October 9, 2014 – Meeting Roundup – Capon Springs & Farms
Jonathan Bellingham represents three generations of the Austin family, which celebrates their 82nd season as stewards of Capon Springs & Farms in Hampshire County. For the last 28 years he has served as the Marketing and Recreation Manager, hosting families, groups and individuals at their historic resort getaway.
After a fire destroyed the Grand Mountain House at Capon Springs in 1911, this 19th century resort lay quiet until it was resurrected by Lou and Virginia Austin in 1932. At that time, Lou was a distributor for Capon Springs Water in Philadelphia. After the owner of the Spring and bottling facility was unable to pay his taxes, the property was seized. In an attempt to recover the taxes owed, the Spring, bottling plant and several hundred acres were put up for auction at the Courthouse in Romney.
Along with the bottling facilities and healthy spring water, Lou and Virginia acquired the remnants of a once-thriving turn-of-the-century resort. Gradually through the help of hard-working co-workers, the repair and rebuilding began. Electricity came to the Capon Springs area. Weekends saw friends coming, who then told their friends and the circle grew.
Lou and Virginia’s faith and caring laid the foundation for the welcoming atmosphere felt by both guests and co-workers. Lou eventually recorded these experiences in several books, including three for children, all of which are still in print fifty years later. The spirits of founders Lou and Virginia Austin provide a safe haven of peace and rest, which continues into the fourth generation of Austin families.
You, your family and friends can enjoy great food and outdoor fun while making lasting friendships. Capon’s 19th century architecture and town square layout, combined with its camp-like informal atmosphere, creates the feeling that you have somehow stepped back in time to a quieter, gentler era. Guests describe their visits to their all-inclusive mountain resort, situated on over 4,700 acres of WV wilderness, as coming home.
The days at Capon flow around made-from-scratch meals with ingredients fresh from their farm, which begin with the ringing of the dinner bell. In between meals, Capon offers plenty to do – golf, swimming, shuffleboard, badminton, tennis, hiking, fishing, reading, “porching”, enjoying a relaxing treatment at our spa or napping in one of our hammocks….
And nature’s gifts of woodlands and water provide the perfect setting… clean air, the night sky full of stars, the morning songs of the birds and the evening sounds of tree frogs and cicadas. The spring water, known for centuries for its healing qualities, is fed to all the guest rooms, drinking fountains, kitchens, and even to the outdoor pool and to their Hygeia Bath House and Spa.
Learn more about this Hampshire County resort at the meeting this week.
James Rumsey Technical Institute
Rumsey has both adult and high school students working towards degrees in the trades. They can study everything from welding to surgical technology. Most of their students go immediately into jobs that pay well (truck drivers start at $45,000/year) and are satisfying.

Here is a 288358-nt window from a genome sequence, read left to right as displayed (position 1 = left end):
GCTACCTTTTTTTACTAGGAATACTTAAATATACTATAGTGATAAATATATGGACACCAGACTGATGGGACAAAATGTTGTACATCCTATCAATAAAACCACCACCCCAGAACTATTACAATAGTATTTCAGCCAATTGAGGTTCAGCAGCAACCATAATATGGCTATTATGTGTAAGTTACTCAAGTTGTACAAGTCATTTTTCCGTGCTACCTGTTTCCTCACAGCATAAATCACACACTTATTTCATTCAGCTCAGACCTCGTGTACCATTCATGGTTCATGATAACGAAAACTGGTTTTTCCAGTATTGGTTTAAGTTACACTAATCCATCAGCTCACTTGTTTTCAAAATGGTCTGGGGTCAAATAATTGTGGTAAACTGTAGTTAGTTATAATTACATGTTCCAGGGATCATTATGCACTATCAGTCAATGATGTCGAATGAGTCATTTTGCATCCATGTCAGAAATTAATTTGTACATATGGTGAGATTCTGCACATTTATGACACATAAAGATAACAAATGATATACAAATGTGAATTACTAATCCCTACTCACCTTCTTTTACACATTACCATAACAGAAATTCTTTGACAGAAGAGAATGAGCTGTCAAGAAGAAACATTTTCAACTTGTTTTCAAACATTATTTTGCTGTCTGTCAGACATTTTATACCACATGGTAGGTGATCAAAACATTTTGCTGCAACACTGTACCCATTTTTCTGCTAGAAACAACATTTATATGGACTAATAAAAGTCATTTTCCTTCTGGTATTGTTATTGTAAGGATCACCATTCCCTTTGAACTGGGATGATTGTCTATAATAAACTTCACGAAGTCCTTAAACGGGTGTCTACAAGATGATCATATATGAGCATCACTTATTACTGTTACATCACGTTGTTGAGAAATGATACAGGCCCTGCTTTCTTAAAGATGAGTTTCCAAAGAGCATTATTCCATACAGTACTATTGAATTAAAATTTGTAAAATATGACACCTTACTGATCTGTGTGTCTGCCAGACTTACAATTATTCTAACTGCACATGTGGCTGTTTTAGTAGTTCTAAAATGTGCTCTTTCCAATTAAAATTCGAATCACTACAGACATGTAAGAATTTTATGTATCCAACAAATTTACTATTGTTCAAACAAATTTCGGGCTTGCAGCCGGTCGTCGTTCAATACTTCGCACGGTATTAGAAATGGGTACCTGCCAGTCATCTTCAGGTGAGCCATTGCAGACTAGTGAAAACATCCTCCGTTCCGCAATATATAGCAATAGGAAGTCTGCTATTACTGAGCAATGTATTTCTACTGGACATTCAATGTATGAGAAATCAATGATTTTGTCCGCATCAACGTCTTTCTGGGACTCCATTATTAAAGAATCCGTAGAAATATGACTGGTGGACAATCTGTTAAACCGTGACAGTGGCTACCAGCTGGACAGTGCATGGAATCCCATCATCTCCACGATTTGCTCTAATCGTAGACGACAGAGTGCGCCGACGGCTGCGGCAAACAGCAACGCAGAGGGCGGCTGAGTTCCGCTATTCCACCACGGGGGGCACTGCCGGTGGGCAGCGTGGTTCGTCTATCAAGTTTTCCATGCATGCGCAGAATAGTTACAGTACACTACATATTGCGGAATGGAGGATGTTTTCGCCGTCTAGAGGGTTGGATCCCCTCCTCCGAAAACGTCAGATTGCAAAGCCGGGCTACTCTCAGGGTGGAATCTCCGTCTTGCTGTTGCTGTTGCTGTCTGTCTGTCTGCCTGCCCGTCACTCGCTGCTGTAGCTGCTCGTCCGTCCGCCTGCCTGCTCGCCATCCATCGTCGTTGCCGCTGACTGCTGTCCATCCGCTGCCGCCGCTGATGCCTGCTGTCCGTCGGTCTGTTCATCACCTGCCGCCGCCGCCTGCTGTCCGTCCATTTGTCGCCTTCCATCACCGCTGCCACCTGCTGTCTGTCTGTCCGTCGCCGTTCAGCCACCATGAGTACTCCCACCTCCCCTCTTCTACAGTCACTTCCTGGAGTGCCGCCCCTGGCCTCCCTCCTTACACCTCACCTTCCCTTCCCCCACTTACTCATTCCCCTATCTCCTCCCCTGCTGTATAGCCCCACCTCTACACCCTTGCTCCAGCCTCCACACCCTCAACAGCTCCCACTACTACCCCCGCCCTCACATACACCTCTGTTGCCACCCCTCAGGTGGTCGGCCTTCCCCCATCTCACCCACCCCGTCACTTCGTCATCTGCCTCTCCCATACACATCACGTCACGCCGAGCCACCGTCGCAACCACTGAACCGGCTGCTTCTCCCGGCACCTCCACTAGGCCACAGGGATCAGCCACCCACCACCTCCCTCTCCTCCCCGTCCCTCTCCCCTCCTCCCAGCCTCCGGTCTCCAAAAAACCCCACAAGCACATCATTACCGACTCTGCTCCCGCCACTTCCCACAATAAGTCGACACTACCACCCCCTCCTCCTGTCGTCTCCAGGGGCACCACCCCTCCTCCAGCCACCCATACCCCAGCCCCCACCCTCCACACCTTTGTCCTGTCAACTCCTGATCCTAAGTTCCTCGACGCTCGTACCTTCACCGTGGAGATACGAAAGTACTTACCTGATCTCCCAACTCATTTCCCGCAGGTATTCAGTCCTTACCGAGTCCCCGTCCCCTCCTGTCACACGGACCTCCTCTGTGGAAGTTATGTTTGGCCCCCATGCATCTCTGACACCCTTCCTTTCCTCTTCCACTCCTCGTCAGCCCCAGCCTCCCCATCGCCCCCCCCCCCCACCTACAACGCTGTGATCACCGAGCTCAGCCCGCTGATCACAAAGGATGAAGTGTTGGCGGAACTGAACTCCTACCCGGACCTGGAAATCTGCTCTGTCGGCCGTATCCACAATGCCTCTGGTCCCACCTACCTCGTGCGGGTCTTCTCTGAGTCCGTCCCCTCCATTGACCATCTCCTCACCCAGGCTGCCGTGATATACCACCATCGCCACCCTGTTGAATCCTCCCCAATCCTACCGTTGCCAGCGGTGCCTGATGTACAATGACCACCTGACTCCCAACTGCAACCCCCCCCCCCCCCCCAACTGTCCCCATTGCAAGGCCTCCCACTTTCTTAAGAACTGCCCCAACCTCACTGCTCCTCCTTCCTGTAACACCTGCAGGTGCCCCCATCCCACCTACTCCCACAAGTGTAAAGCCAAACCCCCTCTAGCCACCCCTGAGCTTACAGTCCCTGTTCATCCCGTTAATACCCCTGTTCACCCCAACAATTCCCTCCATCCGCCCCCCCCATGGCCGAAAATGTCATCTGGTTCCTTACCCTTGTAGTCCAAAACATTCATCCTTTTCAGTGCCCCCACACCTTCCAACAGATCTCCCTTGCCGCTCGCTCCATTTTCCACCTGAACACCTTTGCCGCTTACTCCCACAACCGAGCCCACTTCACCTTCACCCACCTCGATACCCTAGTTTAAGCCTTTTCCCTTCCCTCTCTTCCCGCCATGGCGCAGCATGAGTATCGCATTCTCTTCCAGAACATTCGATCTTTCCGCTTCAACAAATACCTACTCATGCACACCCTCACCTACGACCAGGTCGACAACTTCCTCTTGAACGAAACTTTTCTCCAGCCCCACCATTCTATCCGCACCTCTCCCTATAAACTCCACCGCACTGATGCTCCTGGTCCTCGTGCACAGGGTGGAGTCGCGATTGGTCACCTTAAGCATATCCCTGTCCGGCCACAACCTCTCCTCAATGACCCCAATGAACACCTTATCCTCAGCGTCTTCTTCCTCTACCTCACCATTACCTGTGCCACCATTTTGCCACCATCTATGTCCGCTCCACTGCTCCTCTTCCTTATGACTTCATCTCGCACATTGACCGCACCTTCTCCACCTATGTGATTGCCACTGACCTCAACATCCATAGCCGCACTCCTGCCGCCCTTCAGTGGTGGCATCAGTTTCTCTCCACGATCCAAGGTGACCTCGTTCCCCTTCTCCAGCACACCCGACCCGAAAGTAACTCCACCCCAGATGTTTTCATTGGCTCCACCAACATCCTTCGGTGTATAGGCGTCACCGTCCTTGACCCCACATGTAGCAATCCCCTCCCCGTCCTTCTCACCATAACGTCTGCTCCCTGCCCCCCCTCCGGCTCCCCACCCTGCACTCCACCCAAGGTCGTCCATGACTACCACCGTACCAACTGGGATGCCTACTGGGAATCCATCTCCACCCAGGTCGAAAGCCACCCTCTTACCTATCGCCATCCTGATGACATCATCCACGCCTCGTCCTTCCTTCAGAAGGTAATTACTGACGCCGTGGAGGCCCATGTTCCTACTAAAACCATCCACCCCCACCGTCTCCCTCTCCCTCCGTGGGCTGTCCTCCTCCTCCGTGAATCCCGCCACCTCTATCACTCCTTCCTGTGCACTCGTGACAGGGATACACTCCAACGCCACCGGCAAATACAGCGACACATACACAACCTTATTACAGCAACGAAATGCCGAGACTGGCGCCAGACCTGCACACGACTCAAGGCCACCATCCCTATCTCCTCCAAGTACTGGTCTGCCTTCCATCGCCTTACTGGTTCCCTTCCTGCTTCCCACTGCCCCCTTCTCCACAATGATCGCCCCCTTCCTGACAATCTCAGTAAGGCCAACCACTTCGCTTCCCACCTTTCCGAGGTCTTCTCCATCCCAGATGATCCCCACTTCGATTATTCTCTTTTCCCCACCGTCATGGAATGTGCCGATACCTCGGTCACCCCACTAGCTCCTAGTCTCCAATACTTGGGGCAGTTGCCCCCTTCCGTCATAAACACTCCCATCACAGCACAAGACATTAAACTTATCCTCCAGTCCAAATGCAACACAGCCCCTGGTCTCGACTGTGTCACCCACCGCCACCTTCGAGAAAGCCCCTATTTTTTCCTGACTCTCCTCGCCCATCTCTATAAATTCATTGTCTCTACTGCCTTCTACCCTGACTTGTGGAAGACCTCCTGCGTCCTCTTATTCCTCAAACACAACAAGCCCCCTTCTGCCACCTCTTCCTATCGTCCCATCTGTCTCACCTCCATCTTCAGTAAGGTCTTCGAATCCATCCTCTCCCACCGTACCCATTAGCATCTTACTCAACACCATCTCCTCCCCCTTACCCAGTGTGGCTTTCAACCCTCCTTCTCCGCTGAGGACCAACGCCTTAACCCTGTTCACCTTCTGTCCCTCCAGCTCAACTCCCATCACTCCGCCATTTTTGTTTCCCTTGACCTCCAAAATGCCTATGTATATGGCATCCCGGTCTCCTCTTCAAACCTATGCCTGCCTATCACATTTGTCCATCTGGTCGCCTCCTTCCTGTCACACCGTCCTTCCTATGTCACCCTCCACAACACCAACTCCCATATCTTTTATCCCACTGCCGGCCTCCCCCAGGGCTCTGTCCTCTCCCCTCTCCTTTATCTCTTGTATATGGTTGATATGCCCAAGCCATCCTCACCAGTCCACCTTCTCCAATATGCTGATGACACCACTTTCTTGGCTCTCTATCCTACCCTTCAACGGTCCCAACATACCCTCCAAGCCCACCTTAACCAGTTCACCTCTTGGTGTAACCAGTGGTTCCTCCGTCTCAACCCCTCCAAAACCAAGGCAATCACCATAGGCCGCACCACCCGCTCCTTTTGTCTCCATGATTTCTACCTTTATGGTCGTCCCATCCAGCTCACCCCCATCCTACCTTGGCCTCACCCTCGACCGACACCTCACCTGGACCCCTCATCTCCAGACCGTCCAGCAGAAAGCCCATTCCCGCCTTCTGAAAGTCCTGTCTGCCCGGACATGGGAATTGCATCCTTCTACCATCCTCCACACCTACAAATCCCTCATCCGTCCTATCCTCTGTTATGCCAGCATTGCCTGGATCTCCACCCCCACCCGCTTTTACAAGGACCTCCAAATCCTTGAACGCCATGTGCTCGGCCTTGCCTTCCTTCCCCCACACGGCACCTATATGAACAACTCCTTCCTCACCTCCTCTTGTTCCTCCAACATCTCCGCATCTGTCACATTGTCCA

Rumsey trains policemen, graphic designers, electricians, automobile mechanics, massage therapists, and computer technicians.
Answer to last week’s question:
The Declaration for Rotarians in Businesses and Professions encourages Rotarians to uphold the highest possible ethical standards in their business and professional activities. They are urged to adhere to fairness and honesty in all business dealings and to consider their vocation as another opportunity to serve.
This week’s question:
When I joined Rotary, we met in the Peking Restaurant at the Gateway Inn (Shenandoah Hotel). When did we move to our present meeting place?
Our two student guests from Spring Mills High School were Kara Iden and Jonathan McGuire.
Fred Hollida brought our only two guests—Trevor Phadden, staff accountant at Cox Hollida & Professionals; and Clyde Young, also a staff accountant at Cox Hollida & Professionals.
We have major sponsors for the Eastern Panhandle high schools, but we still need major sponsors for the Bob Elmer Sports Breakfast. If you can’t be a major sponsor, at least buy a ticket for $15. If you can’t attend, donate the ticket back to the club and it will go to a kid from the Boys & Girls Club.
The new member orientation is set for October 9th at 4:30 at the Holiday Inn. All new members are required to attend one of these sessions before you have a full membership. It’s a chance to learn more about Rotary and our club. There are 11 new members who should attend. All other interested members are invited, also.
RLI (Rotary Leadership Institute) is being held in Hagerstown on November 15th. Robin Zanotti and Ryan Perks have signed up for it, but we need more members to go. Right now there might not be enough Rotarians signed up to hold it in Hagerstown, which means people might have to go to State College. This is an excellent way to learn about Rotary International and the District. If you have hopes at all of moving through the chairs or if you are on the board of directors, you should seriously consider attending. Contact President Chris if you would like to attend.
Roy Young still has some golf tournament videos. If you participated and did not get one of the videos, contact Roy. The same applies if you know someone who participated and did not get a video.
Kevin Knowles won 50/50, but only drew the right to sell tickets this week.